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Hookworms and Roundworms in Puppies

By Colleen Williams
published: January 9, 2016 - updated: March 8, 2022 • 2 min. read
worms in dogs

Intestinal parasites like hookworms and roundworms are common and sometimes fatal conditions that can affect puppies whose immune systems aren’t fully formed yet. There are no vaccines available for hookworms or roundworms, so helping a pup with either parasite requires a keen eye to spot symptoms and then a trip to the vet: de-worming medications are necessary and you cannot eradicate it with an at-home treatment. If left untreated, these parasitic worms can cause death due to complications like malnutrition and anemia. With young dogs, it’s extremely important to watch for signs of infection and treat any cases as quickly as possible.


Puppies can also contract the worms by ingesting the eggs from contaminated food, water, vomit, or feces. Furthermore, both types of parasitic worms can be passed from an infected mother to her pups, either in utero or through nursing, and will reinfect the mother as well. Hookworm larvae may also penetrate an animal’s skin, infecting it. Entire litters of puppies can become infected with hookworms and roundworms if they are living in cramped conditions.



Hookworm symptoms include:

  • A malnourished appearance
  • Poor eating habits
  • Nostrils, ears, and lips may appear pale
  • Stools could be dark or “tarry” or diarrhea and constipation will be present
  • If the parasite has migrated into the lungs, a hacking cough will be present.

Roundworm infections manifest as a variety of symptoms:

  • Lethargy
  • Anorexia
  • Colic
  • Abdominal swelling
  • Vomiting
  • Abnormal feces
  • When roundworm larvae have infected the lungs, the dog may exhibit a hacking cough.

Diagnosis and Treatment

Your vet will require a detailed description of your dog’s symptoms, including onset, frequency, and any abnormalities in behavior or stool. A physical exam will take place to search for symptoms like abdominal swelling and pale membranes. Bring a sample of your dog’s stool to your appointment; dead parasites are usually passed out in fecal matter, and tests will be performed as well.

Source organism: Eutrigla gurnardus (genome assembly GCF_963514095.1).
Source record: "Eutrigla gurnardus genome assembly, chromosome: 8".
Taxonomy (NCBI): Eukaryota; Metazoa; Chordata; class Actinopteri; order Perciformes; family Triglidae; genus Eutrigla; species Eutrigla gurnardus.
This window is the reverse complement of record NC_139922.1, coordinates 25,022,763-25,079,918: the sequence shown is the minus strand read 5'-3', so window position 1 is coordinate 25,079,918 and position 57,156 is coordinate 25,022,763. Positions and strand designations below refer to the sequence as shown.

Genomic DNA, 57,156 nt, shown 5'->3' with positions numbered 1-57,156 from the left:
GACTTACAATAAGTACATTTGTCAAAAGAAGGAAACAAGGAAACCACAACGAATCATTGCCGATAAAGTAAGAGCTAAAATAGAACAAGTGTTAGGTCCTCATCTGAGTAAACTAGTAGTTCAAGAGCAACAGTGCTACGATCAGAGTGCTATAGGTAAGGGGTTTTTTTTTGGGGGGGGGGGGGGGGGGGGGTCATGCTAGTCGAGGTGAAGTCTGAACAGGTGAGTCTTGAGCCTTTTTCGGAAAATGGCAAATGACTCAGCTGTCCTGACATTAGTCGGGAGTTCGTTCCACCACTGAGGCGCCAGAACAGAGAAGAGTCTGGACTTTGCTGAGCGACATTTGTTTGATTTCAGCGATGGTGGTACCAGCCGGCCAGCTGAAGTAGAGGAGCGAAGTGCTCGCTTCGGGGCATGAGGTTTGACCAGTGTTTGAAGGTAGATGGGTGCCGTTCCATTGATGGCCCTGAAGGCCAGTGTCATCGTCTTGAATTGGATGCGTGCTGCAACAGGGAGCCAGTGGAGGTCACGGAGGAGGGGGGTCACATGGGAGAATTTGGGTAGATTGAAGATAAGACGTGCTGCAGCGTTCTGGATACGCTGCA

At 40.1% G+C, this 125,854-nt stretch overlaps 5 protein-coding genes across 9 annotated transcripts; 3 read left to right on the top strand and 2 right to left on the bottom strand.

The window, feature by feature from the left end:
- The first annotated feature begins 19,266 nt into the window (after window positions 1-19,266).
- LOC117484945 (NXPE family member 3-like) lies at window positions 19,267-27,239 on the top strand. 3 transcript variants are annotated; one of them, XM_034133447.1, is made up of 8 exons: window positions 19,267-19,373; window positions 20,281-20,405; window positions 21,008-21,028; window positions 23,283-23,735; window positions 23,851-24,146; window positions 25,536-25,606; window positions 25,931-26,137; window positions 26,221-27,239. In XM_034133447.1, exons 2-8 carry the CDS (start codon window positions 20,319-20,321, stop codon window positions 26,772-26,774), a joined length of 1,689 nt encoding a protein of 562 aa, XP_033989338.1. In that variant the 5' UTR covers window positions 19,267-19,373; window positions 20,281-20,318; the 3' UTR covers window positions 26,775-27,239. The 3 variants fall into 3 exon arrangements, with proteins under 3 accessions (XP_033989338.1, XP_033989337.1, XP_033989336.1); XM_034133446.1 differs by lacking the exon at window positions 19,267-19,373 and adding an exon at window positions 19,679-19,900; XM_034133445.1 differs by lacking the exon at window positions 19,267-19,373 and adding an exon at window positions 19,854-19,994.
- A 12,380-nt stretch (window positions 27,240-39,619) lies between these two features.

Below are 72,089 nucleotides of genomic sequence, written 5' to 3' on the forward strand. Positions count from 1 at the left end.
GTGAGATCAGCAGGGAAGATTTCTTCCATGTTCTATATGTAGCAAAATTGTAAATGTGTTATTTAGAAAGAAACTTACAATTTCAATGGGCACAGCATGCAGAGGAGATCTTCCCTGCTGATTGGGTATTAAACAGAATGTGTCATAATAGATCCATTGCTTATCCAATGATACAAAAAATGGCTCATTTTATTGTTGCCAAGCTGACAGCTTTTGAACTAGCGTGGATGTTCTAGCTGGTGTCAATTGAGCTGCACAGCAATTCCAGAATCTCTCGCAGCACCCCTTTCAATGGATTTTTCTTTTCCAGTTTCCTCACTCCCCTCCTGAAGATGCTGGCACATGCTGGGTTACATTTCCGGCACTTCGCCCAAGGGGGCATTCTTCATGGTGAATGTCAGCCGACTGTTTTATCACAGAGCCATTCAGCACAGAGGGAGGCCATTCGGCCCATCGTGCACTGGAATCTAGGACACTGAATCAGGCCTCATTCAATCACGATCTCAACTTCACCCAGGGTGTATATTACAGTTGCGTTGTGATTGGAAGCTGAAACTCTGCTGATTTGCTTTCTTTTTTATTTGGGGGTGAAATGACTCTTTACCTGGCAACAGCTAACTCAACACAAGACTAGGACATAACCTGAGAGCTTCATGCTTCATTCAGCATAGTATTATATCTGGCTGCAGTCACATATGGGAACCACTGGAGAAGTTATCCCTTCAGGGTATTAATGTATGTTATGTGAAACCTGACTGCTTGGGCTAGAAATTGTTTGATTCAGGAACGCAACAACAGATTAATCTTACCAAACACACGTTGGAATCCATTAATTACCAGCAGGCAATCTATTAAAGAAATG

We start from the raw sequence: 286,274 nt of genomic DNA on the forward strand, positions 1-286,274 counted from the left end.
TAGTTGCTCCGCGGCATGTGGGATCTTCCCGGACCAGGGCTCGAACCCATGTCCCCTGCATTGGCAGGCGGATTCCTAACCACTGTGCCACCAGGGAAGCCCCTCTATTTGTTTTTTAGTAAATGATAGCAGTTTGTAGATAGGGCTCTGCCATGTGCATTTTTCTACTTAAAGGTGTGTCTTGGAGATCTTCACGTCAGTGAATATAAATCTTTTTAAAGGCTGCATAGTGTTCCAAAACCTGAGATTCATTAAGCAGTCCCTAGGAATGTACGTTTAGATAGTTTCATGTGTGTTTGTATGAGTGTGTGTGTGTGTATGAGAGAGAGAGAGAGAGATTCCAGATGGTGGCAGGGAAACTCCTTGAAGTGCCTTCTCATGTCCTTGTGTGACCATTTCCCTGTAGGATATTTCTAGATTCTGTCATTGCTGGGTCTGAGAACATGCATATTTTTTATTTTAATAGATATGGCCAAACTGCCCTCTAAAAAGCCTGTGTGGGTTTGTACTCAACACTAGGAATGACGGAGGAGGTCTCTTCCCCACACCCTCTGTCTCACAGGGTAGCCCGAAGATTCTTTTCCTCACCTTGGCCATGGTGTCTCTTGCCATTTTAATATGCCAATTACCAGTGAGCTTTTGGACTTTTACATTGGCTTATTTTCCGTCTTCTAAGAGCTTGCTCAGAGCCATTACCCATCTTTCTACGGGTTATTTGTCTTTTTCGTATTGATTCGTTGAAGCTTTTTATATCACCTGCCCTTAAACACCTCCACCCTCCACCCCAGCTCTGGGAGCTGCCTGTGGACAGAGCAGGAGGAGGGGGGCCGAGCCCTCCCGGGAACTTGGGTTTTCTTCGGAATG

Deworming medications will be prescribed, depending on the type of parasite. You may need to provide your puppy with additional nutritional supplements, depending on the severity of the infection. Rarely, puppies may require hospitalization for severe hookworm infections; this treatment entails oxygen and fluid therapies. In extreme cases of roundworm infestation, surgery will be needed to remove the worms.

Management and Prevention

Parasites are dangerous to young animals, and tricky to eliminate, as larvae must be destroyed as well as adult worms. You’ll be need to do the following:

  • Continue to check in with your vet to determine if the treatment is working.
  • Thoroughly wash and bleach all food and water bowls and any areas the puppies encountered.
  • If you have a pregnant dog, keeping birthing areas clean; this can greatly reduce the puppies’ chances of contracting the parasites.
  • Avoid having standing water near young puppies, as hookworms tend to lay their eggs near it.

Remember there is no vaccine, so it’s up to you to keep pets safe and their environment as clean as you can manage. Should they fall prey to a parasite, get them to a vet as quickly as possible. Watch young puppies closely for any changes in feeding and bathroom habits; quick treatment can save a dog’s life.

The content is not intended to be a substitute for professional veterinarian advice, diagnosis, or treatment. Always seek the advice of your veterinarian or other qualified health provider with any questions you may have regarding a medical diagnosis, condition, or treatment options.

colleen williams
By Colleen Williams

Over the past decade, Colleen has written about health, wellness, beauty, and even pets for The New York Times, The Cut, Refinery29, xoVain, Healthy Paws Pet Insurance, and Seattle Met Magazine, as well as many beauty brands. She has a BFA in Art History from the University of New Mexico and an AAS in Fashion Design from Parsons School of Design in New York.

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